Learn more about the ideal nail trimming schedule for dogs, and what can happen if you put it off.
Dog nail maintenance often sneaks up on dog parents, and overgrown nails can easily go unnoticed or be ignored for significant periods of time. Nail trims bring a lot of stress to dogs and their humans, which often leads to putting off the dreaded task for even longer.
Dog parenthood doesn’t come with a handbook, so many have no idea how often their dog should be getting a mani-pedi. Keep reading to learn more about the ideal nail trimming schedule, as well as information on the unfortunate side-effects of putting off your pup's trip to the nail salon.
Start them young.
While trips to the nail salon can be a relaxing activity for people, the experience is quite the opposite for our canine friends. Getting a young dog used to their paws and nails being handled early on will lead to significantly less stressful nail trims for years to come. Help them learn that people touching their paws will lead to praise and rewards! Adopted adult dogs can be a bit tricker to convince, but consistency and positive experiences are key.
How does a dog's lifestyle affect their nails?
While lifestyle and breed can contribute to your dog's nail schedule, generally all dogs will need their nails trimmed every 4-6 weeks. In a perfect world, every dog could get their nails done every 1-2 weeks, but that isn’t realistic for most owners. Dogs who live a more sedentary lifestyle will likely need them trimmed more frequently, whereas dogs who are very active can usually go a bit longer in between trims. Running on hard surfaces like cement will naturally wear down the nails, so dogs who are constantly on the go may need less maintenance compared to their couch potato counterparts.
Tips for DIY Nail Care
If you decide to try and trim your dog's nails yourself, be sure to get the proper tools and do your research. Not all nail trimmers and dremels are created equal, so you’ll want to check that you’re getting the right size for your dog. Small nail trimmers on large nails will put a lot of pressure on the nail and cause unnecessary discomfort for your dog. It is also important to remember that dogs are energy readers. If you are nervous about the nail trim, your dog will be too! Jerky movements with clippers can lead to a quicked nail and an unhappy dog, so if in doubt– call up your local groomer or vet. Nail trimming and/or grinding typically runs between $15-$30, so luckily this service is pretty affordable for most.
1. All About Quicks
In every dog nail is a blood supply called a quick. The quick can easily be identified as the pink cone-like shape in white nails, but it can be difficult to see in black nails. Quicks have nerve endings, making it a sensitive spot to be blindly clipping through. If you’ve ever quicked a dog, you know that it is not a pleasant experience for either party. When nails are left to grow for long periods of time, the quick will grow out with the nail. Long quicks make it more difficult to get a dog's nails nice and short, plus they increase the chances of quicking the nails. If you get behind on your dog's nail maintenance and their quicks grow out, don’t panic! Quicks can recede with time and regular trimming, thus making the overall nail shorter.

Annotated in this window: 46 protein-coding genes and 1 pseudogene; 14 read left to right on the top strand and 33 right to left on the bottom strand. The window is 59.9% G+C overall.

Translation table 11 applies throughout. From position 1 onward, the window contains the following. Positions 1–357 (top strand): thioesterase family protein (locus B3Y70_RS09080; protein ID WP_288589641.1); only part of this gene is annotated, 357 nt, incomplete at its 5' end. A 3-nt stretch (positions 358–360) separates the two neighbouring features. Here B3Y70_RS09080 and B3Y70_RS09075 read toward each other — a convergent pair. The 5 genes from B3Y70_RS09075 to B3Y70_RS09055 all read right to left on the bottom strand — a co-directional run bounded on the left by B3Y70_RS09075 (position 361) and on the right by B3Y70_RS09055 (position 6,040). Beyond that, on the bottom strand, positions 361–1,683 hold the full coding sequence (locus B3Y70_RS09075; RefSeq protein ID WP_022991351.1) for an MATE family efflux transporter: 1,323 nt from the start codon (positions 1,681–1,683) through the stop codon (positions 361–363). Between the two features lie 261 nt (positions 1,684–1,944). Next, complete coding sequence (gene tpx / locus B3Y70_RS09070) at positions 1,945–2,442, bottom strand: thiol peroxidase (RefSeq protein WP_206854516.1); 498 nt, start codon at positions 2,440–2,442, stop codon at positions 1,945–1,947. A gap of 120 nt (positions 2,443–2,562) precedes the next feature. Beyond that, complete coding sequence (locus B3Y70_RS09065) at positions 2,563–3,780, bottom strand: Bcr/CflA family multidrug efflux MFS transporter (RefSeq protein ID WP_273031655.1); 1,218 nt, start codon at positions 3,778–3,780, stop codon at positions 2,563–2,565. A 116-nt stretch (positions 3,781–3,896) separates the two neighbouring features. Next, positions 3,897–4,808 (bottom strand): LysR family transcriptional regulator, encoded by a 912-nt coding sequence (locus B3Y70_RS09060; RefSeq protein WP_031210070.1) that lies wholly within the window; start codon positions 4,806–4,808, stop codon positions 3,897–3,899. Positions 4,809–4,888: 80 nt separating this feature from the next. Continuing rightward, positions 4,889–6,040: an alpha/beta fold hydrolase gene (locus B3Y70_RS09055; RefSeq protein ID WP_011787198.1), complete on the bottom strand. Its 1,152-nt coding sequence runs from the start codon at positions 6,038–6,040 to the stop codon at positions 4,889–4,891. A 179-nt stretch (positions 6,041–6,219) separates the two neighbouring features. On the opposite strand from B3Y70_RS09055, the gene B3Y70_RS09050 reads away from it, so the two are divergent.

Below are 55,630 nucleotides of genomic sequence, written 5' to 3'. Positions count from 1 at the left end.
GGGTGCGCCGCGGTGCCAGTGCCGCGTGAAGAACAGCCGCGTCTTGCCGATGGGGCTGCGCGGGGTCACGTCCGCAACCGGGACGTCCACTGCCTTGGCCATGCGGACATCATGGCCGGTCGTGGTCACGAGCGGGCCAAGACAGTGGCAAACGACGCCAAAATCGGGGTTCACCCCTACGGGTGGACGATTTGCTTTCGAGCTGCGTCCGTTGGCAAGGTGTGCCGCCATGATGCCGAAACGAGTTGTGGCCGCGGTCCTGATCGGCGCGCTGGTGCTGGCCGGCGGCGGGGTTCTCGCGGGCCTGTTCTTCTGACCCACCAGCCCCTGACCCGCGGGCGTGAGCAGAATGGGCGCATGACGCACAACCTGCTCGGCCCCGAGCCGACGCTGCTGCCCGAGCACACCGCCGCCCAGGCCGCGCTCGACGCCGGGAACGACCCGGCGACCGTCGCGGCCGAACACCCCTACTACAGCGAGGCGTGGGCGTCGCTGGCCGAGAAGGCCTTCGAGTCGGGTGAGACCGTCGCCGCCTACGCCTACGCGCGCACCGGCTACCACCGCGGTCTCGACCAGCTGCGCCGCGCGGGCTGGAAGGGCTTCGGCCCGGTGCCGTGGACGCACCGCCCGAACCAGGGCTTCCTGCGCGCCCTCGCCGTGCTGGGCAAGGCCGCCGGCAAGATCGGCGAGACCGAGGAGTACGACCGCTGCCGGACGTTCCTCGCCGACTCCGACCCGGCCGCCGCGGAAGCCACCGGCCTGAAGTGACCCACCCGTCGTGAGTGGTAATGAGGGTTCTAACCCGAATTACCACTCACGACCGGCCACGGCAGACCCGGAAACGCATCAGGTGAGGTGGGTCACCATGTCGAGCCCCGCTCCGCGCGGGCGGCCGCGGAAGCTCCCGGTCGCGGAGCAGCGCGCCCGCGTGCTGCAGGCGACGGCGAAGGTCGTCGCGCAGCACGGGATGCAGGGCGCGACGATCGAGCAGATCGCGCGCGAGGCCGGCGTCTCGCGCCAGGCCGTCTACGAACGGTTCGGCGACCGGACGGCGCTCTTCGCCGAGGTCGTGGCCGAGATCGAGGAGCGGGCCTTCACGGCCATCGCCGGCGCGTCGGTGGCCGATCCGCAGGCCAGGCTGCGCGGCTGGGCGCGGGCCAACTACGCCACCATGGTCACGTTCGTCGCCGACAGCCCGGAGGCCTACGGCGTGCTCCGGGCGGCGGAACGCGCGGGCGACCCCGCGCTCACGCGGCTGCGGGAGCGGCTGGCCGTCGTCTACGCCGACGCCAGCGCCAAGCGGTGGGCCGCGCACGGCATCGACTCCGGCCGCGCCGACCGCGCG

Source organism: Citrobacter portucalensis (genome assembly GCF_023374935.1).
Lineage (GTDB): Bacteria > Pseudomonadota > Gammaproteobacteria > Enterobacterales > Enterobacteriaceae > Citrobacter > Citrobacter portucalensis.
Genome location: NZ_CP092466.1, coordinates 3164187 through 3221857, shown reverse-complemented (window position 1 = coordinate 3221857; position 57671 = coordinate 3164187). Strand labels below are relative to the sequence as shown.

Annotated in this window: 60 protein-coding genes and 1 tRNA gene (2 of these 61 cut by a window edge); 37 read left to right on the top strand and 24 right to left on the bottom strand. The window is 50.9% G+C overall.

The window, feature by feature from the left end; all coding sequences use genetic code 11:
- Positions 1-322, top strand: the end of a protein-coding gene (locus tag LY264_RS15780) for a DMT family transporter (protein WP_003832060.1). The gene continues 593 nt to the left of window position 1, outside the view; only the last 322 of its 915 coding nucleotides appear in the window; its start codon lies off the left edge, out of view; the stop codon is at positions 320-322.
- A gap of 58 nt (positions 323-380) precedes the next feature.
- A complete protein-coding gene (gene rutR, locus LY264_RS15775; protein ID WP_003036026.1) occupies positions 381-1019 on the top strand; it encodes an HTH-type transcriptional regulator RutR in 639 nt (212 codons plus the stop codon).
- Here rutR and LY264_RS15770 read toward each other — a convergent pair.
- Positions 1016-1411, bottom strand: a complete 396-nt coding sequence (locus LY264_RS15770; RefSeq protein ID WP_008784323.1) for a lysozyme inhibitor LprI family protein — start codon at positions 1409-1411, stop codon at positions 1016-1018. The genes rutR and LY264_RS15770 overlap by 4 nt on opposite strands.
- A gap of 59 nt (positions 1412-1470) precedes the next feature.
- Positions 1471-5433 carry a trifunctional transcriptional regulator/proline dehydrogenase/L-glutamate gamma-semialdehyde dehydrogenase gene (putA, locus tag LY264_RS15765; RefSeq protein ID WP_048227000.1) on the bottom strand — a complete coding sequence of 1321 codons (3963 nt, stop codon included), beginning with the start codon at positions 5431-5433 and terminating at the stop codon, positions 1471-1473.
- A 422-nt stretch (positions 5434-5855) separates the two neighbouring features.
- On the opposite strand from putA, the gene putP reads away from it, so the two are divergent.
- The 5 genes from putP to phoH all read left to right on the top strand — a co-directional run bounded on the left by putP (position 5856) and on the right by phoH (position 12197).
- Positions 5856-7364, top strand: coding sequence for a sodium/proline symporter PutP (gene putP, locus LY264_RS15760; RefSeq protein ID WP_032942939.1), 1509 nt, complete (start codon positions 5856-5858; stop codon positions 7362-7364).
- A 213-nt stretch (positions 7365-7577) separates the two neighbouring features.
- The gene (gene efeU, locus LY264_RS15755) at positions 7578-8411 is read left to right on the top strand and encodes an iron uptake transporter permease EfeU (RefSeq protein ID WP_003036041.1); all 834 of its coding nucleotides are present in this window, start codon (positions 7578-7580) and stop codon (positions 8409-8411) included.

2. Trimming vs. Grinding
Nail grinding in replacement of or in addition to trimming is ideal. Grinding will get the nail as close to the quick as possible, while lowering the risk of quicking a dog or cracking the nail. It will also make the nail more smooth, so you don’t get scratched up every time your dog jumps to greet you. While grinding is preferable to just a trim, not all dogs will tolerate nail grinding. The process takes longer than trimming, and the sound of the dremel is enough to scare some dogs off. Patience and consistency can help your dog work their way towards a nail grind, even if it is just one nail at a time.
Pictured below is the difference between uncut nails, trimmed nails, and dremmeled nails.
3. Nails and Joint Health Go Hand-in-Hand
Keeping your pup's nails short is essential to the long-term health of their joints. When a dog’s nails overgrow and begin to touch the floor, the natural resting position of the foot will change. Long nails cause the toes to spread out, and every step puts more pressure on the foot and leg joints. Long-term nail neglect will cause joint pain, and worst-case they can cause a permanent splayed foot, arthritis and damage to the foot tendons.
4. Look Out for Embedded Nails
If nails are neglected for extreme periods of time, the nail can curl around the toe and embed itself into the pad of the foot or the pad of the dew claw. While it seems like this level of neglect would be rare, groomers and vets see it more often than they should. The dew claw is the most commonly embedded nail, as this nail is not naturally worn down by walking and is also often hidden by fur or hair.
While nail trims bring a varying level of stress to dogs and their humans, they are necessary to a dog's overall well being! When in doubt, consult a dog groomer or vet about how to best incorporate your dog's nail regime into your schedule.